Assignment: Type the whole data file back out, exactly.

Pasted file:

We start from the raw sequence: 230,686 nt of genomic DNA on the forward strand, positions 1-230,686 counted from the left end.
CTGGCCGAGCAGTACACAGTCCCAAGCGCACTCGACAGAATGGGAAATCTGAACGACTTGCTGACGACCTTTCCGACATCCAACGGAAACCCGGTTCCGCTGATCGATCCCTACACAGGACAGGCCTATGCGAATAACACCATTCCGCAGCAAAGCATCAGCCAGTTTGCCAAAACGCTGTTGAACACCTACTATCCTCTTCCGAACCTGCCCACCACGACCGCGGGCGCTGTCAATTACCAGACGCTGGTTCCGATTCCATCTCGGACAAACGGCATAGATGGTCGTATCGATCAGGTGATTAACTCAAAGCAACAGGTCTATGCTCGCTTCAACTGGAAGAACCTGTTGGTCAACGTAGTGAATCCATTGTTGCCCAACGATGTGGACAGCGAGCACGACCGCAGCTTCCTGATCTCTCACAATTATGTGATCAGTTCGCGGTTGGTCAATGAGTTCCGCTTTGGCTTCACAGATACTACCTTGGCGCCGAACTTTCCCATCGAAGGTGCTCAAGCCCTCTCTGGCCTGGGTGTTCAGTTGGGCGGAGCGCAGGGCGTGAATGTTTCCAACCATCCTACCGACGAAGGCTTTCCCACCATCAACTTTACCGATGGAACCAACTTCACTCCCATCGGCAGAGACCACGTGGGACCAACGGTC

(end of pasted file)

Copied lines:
We start from the raw sequence: 230,686 nt of genomic DNA on the forward strand, positions 1-230,686 counted from the left end.
CTGGCCGAGCAGTACACAGTCCCAAGCGCACTCGACAGAATGGGAAATCTGAACGACTTGCTGACGACCTTTCCGACATCCAACGGAAACCCGGTTCCGCTGATCGATCCCTACACAGGACAGGCCTATGCGAATAACACCATTCCGCAGCAAAGCATCAGCCAGTTTGCCAAAACGCTGTTGAACACCTACTATCCTCTTCCGAACCTGCCCACCACGACCGCGGGCGCTGTCAATTACCAGACGCTGGTTCCGATTCCATCTCGGACAAACGGCATAGATGGTCGTATCGATCAGGTGATTAACTCAAAGCAACAGGTCTATGCTCGCTTCAACTGGAAGAACCTGTTGGTCAACGTAGTGAATCCATTGTTGCCCAACGATGTGGACAGCGAGCACGACCGCAGCTTCCTGATCTCTCACAATTATGTGATCAGTTCGCGGTTGGTCAATGAGTTCCGCTTTGGCTTCACAGATACTACCTTGGCGCCGAACTTTCCCATCGAAGGTGCTCAAGCCCTCTCTGGCCTGGGTGTTCAGTTGGGCGGAGCGCAGGGCGTGAATGTTTCCAACCATCCTACCGACGAAGGCTTTCCCACCATCAACTTTACCGATGGAACCAACTTCACTCCCATCGGCAGAGACCACGTGGGACCAACGGTC